A rush transcript of the Governor’s remarks is below:
Well thank you very much. It is my pleasure to be here; this is an exciting day. First to Commissioner Matt Driscoll who made this happen and by the way is making great things happen all across the state – let’s give him a round of applause, Commissioner Matt Driscoll. We did leave Senator Young and Senator Gallivan back in Albany to go through the tedious process of discussion legislation and we came here to actually get some things going, but this is really in many ways a perfect metaphor for Western New York.
Change is coming, big change is coming. It is coming quickly and it is coming after a period of sustained inaction. You know, when you think about Western New York, we went through a very big period where we weren’t making progress and people were getting depressed and getting disappointed and frankly people were leaving. They didn’t see a future.
Everybody was talking about the good old days, what we used to do in the good old days but there wasn’t enough talking about what we we’re going to do in the future. We saw our young people leave, we saw our businesses leave. This was a state that kept raising taxes every year and literally taxed people right out of the state. You tax people enough, they will vote with their feet and they leave. And they did that, especially in Western New York. Things that should’ve been done just weren’t happening. People were talking about it, debating about it but nothing was happening and there were no resources. And the truth? The state government was not paying enough attention to Western New York. That is the truth. The state government was focused more on Downstate, New York City, and Upstate New York and Western New York were not getting the resources they deserve. I say that as someone from Downstate New York.
I became Governor six years ago and I said, “Look, it’s foolish not to invest in Upstate New York. It’s foolish. It’s wrong, and it doesn’t even make sense economically. This is one state. We are one family. We should invest in the entire state. If upstate New York does better economically, the entire state does better economically because we’re one balance sheet at the end of the day.” So when Upstate is stronger, everybody is stronger.
Six years ago, we reversed course. And we said we’re going to work in Upstate New York, and invest in Upstate New York, and pay attention and time and effort like no administration has done in history. I’m proud to be able to look you in the eye and say no Governor, and no state administration has done more for Western New York than this administration and the proof is in the pudding. So, 219 is a perfect example. Ten years of talking about 219, and what should be done and what needs to be done, but nothing happened. Why? Because it took focus, it took resources, it took the state to help, and today is a different day. Today is a day of progress.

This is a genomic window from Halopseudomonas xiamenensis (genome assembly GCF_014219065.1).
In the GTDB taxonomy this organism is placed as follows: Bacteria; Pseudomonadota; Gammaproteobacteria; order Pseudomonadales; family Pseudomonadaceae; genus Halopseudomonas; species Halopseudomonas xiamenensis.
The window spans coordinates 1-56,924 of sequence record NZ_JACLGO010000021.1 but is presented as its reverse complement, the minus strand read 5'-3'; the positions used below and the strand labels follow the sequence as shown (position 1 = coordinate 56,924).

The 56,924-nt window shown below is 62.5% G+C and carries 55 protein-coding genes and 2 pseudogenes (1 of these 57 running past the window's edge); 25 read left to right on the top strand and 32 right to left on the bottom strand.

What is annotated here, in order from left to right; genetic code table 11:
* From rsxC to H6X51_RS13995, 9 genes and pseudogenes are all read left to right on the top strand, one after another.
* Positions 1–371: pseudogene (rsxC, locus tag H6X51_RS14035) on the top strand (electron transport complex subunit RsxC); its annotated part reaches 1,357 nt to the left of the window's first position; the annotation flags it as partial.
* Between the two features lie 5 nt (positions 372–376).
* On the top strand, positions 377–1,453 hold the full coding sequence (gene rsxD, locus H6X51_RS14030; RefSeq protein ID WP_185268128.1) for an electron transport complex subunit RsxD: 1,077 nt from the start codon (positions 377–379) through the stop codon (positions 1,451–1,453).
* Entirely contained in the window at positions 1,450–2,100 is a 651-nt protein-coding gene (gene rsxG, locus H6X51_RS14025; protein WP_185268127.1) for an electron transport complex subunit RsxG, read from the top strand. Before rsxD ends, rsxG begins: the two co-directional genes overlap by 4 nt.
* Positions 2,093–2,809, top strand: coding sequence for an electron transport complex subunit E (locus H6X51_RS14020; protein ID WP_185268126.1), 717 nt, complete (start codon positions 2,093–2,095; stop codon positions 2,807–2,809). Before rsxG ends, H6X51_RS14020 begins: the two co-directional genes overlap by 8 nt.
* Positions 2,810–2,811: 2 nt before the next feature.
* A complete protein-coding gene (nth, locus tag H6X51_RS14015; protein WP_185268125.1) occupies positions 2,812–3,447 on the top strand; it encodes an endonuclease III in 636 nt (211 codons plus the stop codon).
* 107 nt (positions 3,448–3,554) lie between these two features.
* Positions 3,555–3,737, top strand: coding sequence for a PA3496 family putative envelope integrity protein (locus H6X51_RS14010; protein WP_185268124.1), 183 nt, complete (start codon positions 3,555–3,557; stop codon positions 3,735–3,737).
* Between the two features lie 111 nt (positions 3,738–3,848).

As the commissioner noted, the way we do it is different. We don’t presume to sit in Albany and say, “Well, we know what’s best for you. We know what’s best for Cattaraugus County. We’re that good that we can sit in Albany and tell you what you should be doing.” My grandfather used to say, “The most important thing to know in life is to know what you don’t know.” Right? You can have a bunch of bureaucrats sitting in Albany telling you what’s best for Cattaraugus and what’s best for Salamanca, and what’s best for Springfield, and what’s best for Ellicottville. You know better than the bureaucrats in Albany so what we’re doing here today is following your advice and following your guidance. You were right. 219 doesn’t work. You bypass communities, you could actually kill communities. The inverse is also true: you accelerate transportation, you can accelerate tourism, accelerate commerce, and that is exactly what we’re doing.
We’re replacing a bridge that needed to be replaced, but we are continuing the transportation system and the access. I believe it’s actually going to drive more economic growth, more commerce, more tourism, and this is actually an investment in the entire community. So it our pleasure to be part of it. Now hopefully what happens is we push this plunger and 35 million pounds of steel falls to the ground. Just so we’re clear: if it works, it was all my idea. If it doesn’t work, Commissioner Driscoll was in charge of everything. Let’s join us up here and let’s blow up a bridge.